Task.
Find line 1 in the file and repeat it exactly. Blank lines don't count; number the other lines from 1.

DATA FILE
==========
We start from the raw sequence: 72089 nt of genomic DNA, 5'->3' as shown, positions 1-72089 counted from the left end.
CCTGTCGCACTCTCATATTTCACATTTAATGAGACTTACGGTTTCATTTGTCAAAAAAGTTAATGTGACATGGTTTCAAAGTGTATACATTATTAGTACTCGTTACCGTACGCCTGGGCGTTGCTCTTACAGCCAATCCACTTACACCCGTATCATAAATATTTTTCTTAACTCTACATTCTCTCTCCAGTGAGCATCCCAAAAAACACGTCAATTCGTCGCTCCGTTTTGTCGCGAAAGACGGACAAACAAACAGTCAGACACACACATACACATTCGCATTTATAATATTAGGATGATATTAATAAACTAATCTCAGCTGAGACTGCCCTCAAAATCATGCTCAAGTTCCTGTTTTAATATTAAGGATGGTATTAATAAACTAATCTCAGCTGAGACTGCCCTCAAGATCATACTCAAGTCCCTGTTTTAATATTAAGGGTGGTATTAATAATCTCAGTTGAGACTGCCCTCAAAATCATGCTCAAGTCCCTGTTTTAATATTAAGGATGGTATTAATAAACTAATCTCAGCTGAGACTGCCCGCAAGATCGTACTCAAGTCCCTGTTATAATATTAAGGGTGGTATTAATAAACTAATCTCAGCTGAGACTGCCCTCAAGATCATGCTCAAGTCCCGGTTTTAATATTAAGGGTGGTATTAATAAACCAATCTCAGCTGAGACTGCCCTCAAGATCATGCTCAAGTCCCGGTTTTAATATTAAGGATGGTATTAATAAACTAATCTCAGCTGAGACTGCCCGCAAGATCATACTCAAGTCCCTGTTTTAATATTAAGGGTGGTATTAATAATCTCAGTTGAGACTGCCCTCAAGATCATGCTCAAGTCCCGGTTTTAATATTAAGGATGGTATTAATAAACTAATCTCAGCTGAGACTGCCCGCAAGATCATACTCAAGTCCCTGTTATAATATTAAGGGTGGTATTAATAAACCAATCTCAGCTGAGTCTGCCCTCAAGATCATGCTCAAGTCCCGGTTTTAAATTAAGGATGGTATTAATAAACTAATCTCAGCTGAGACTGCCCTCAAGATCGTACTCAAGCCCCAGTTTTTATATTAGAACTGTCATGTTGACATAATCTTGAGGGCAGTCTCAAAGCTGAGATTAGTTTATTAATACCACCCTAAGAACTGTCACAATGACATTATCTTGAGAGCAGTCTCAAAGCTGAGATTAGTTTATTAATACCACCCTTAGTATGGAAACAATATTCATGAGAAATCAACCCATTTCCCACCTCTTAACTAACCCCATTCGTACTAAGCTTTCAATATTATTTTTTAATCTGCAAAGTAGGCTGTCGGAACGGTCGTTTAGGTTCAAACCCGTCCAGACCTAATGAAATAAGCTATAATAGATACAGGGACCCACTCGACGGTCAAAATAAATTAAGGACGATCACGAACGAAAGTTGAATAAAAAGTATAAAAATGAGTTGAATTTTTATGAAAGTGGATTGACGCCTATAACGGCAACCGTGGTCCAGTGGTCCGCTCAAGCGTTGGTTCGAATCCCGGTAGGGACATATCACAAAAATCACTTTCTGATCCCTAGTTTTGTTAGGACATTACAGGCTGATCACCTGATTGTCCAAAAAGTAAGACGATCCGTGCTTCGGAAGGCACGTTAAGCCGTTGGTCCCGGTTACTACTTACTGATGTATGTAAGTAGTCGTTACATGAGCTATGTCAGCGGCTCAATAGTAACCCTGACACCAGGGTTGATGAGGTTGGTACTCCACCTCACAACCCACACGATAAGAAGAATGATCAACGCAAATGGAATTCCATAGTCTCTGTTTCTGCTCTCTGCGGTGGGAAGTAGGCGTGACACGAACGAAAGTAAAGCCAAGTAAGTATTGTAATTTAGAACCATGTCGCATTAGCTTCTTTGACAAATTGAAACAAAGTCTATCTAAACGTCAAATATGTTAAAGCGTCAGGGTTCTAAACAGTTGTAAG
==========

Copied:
We start from the raw sequence: 72089 nt of genomic DNA, 5'->3' as shown, positions 1-72089 counted from the left end.